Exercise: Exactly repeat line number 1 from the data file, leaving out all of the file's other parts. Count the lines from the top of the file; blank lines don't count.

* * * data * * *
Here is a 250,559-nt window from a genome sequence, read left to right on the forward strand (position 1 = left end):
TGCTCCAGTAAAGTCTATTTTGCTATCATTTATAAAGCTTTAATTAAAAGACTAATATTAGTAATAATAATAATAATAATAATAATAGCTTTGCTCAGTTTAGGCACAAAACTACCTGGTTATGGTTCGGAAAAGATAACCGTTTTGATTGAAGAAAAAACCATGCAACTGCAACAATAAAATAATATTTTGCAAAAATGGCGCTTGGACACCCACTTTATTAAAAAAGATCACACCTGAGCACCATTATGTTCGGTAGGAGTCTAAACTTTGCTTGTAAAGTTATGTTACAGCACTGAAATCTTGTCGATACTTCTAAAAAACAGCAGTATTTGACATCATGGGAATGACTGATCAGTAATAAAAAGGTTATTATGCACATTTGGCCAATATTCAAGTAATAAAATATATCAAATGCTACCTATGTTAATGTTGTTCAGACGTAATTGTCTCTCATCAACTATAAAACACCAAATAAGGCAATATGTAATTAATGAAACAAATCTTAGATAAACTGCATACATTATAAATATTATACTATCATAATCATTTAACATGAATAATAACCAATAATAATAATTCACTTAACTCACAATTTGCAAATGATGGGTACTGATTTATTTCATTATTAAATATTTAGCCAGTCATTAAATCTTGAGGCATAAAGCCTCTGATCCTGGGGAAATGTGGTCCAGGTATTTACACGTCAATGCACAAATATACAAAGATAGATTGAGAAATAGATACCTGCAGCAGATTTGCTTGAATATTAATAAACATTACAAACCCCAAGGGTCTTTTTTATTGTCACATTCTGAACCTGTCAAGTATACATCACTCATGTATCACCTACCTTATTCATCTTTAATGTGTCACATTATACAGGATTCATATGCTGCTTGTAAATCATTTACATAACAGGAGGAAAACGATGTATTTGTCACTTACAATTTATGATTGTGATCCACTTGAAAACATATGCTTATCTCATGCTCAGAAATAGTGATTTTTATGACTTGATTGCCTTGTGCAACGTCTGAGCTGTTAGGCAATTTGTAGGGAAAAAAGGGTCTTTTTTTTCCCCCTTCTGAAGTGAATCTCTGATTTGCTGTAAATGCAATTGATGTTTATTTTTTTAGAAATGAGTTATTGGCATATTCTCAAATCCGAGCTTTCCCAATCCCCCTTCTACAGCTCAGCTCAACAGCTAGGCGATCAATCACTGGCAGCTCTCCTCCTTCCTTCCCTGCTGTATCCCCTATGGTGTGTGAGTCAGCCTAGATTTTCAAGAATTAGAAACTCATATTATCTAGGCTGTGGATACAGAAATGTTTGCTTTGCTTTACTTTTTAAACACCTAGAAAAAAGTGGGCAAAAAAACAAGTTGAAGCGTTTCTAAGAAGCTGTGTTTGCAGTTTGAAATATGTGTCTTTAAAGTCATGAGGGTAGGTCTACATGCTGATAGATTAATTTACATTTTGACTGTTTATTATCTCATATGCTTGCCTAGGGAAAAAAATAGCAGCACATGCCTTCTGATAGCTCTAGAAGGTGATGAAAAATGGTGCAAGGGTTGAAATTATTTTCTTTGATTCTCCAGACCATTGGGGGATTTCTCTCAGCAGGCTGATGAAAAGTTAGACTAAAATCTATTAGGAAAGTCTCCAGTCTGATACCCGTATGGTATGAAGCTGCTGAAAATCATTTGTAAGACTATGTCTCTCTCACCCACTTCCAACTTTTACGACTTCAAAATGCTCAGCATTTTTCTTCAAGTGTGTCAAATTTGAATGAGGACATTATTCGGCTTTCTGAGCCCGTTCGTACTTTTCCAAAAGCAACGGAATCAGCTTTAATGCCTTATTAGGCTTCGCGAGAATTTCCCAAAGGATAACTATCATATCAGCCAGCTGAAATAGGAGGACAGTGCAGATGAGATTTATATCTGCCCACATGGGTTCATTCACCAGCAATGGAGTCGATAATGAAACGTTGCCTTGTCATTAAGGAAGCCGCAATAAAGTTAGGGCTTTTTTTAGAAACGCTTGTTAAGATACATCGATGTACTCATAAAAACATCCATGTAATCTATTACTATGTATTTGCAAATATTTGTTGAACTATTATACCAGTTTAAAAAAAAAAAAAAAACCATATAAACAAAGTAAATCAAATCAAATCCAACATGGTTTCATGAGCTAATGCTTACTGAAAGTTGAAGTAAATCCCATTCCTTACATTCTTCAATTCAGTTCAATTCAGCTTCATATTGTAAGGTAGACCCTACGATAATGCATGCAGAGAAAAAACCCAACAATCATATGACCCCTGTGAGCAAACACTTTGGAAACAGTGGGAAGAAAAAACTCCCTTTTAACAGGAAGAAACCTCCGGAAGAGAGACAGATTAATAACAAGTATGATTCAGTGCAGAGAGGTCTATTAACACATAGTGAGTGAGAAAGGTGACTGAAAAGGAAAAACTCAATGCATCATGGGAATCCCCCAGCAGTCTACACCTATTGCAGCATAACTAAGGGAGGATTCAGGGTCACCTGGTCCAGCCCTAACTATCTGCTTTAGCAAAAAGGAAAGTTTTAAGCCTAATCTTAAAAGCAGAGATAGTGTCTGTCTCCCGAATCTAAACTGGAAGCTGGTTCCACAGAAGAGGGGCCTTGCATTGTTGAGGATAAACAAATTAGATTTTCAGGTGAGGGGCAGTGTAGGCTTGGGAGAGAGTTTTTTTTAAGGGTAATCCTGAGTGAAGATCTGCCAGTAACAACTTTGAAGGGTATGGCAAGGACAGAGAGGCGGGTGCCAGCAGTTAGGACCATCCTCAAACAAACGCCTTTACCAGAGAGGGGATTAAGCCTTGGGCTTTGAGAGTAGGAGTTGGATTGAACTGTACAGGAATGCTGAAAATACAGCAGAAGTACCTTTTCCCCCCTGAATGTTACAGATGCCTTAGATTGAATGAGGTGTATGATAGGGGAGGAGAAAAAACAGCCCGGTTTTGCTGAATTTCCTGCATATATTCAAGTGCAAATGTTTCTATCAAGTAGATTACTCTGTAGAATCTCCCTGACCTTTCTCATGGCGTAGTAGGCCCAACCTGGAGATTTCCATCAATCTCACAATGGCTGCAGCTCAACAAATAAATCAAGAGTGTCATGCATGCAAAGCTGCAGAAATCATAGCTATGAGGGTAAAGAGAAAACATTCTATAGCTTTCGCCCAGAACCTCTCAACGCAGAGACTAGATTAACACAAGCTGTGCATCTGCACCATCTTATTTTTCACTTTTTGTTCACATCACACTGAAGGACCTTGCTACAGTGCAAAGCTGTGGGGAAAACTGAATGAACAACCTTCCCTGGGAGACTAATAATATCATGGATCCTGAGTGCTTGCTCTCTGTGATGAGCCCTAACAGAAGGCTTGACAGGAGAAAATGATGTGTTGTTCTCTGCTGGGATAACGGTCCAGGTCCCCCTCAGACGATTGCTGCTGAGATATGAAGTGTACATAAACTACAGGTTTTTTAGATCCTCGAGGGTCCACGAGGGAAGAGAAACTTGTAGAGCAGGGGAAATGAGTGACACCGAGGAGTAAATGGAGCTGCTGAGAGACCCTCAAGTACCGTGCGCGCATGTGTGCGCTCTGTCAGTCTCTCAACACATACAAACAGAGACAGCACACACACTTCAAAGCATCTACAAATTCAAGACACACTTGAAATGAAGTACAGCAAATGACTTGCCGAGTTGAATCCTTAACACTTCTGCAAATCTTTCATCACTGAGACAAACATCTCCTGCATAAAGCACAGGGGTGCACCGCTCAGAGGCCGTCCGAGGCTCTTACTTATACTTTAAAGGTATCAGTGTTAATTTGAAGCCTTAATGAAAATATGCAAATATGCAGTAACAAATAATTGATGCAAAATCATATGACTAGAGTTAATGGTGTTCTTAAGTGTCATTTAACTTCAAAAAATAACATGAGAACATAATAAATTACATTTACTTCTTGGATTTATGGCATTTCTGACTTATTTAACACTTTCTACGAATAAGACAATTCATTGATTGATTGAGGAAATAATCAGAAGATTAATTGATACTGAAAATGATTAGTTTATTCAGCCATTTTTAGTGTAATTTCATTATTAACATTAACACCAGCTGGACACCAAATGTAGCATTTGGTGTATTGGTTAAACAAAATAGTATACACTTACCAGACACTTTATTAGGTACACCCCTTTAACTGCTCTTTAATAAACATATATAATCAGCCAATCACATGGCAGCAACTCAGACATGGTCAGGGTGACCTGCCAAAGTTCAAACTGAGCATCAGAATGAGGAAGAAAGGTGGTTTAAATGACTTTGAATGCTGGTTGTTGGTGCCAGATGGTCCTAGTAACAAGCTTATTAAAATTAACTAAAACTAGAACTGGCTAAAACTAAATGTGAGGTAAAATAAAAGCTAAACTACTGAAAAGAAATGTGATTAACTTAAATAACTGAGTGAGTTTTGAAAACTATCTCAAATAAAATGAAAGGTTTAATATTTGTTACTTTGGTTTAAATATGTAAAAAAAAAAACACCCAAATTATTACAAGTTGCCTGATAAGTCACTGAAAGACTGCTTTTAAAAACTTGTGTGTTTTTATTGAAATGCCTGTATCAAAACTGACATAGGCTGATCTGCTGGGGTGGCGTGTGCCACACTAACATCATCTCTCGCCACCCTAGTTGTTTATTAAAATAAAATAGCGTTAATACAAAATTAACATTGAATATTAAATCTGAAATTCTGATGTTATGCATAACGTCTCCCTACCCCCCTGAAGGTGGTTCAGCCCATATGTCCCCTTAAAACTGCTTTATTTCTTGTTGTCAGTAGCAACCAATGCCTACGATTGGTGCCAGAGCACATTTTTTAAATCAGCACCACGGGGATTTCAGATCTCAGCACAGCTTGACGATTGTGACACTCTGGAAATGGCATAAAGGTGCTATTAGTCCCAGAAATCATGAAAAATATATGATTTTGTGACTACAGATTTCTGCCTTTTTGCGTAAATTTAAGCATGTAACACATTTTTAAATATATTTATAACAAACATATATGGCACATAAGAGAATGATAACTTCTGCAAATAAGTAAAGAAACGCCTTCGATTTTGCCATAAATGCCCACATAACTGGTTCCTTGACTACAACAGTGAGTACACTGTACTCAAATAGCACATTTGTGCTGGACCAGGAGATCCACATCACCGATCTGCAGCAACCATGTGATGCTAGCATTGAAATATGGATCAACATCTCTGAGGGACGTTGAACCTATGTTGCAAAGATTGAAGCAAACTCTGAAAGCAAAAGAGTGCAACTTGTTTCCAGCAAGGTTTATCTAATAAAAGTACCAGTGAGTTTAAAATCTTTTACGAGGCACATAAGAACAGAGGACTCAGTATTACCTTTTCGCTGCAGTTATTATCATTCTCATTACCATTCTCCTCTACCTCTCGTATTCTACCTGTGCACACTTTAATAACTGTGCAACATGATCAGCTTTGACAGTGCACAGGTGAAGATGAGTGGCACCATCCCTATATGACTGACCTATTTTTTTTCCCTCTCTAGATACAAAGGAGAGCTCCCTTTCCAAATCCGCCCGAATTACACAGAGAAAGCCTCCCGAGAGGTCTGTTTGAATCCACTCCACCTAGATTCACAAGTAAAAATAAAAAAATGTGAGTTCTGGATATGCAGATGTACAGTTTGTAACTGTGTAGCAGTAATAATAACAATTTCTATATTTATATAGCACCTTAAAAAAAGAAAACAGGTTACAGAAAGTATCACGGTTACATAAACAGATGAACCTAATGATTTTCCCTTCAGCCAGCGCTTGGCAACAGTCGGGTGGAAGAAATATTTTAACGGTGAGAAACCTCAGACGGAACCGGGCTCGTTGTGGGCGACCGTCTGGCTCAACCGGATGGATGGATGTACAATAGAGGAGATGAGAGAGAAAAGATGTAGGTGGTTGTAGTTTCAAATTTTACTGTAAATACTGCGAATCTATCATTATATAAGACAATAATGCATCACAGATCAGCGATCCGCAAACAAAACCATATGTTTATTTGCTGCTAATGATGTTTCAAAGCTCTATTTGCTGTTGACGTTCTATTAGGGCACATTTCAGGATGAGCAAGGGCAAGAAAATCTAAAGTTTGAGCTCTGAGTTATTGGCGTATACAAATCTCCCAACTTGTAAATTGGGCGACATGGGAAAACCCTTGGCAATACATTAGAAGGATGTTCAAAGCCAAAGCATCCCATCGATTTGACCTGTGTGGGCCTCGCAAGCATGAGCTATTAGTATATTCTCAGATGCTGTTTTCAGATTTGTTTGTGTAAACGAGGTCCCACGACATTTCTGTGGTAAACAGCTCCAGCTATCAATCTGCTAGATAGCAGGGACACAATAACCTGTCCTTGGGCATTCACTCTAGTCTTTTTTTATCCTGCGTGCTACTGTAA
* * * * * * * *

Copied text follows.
Here is a 250,559-nt window from a genome sequence, read left to right on the forward strand (position 1 = left end):